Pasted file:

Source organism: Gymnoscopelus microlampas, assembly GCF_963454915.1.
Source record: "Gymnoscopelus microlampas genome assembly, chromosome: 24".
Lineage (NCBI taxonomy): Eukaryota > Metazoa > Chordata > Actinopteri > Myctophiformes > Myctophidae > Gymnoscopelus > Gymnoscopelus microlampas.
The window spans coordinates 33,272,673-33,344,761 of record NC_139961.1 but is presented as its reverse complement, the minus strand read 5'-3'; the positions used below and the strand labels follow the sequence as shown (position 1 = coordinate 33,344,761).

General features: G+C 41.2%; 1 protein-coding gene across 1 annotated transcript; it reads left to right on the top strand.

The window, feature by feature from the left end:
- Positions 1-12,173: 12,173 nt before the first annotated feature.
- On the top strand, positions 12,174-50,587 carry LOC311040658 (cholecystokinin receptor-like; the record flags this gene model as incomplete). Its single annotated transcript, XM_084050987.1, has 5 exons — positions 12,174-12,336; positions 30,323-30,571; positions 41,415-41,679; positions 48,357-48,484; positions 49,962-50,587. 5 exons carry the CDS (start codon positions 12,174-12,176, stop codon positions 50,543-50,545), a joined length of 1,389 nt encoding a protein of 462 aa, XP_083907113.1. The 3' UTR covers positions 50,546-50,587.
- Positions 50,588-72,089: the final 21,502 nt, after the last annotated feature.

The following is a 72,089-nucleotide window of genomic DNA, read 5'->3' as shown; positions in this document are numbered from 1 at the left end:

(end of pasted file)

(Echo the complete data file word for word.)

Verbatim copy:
Source organism: Gymnoscopelus microlampas, assembly GCF_963454915.1.
Source record: "Gymnoscopelus microlampas genome assembly, chromosome: 24".
Lineage (NCBI taxonomy): Eukaryota > Metazoa > Chordata > Actinopteri > Myctophiformes > Myctophidae > Gymnoscopelus > Gymnoscopelus microlampas.
The window spans coordinates 33,272,673-33,344,761 of record NC_139961.1 but is presented as its reverse complement, the minus strand read 5'-3'; the positions used below and the strand labels follow the sequence as shown (position 1 = coordinate 33,344,761).

General features: G+C 41.2%; 1 protein-coding gene across 1 annotated transcript; it reads left to right on the top strand.

The window, feature by feature from the left end:
- Positions 1-12,173: 12,173 nt before the first annotated feature.
- On the top strand, positions 12,174-50,587 carry LOC311040658 (cholecystokinin receptor-like; the record flags this gene model as incomplete). Its single annotated transcript, XM_084050987.1, has 5 exons — positions 12,174-12,336; positions 30,323-30,571; positions 41,415-41,679; positions 48,357-48,484; positions 49,962-50,587. 5 exons carry the CDS (start codon positions 12,174-12,176, stop codon positions 50,543-50,545), a joined length of 1,389 nt encoding a protein of 462 aa, XP_083907113.1. The 3' UTR covers positions 50,546-50,587.
- Positions 50,588-72,089: the final 21,502 nt, after the last annotated feature.

The following is a 72,089-nucleotide window of genomic DNA, read 5'->3' as shown; positions in this document are numbered from 1 at the left end: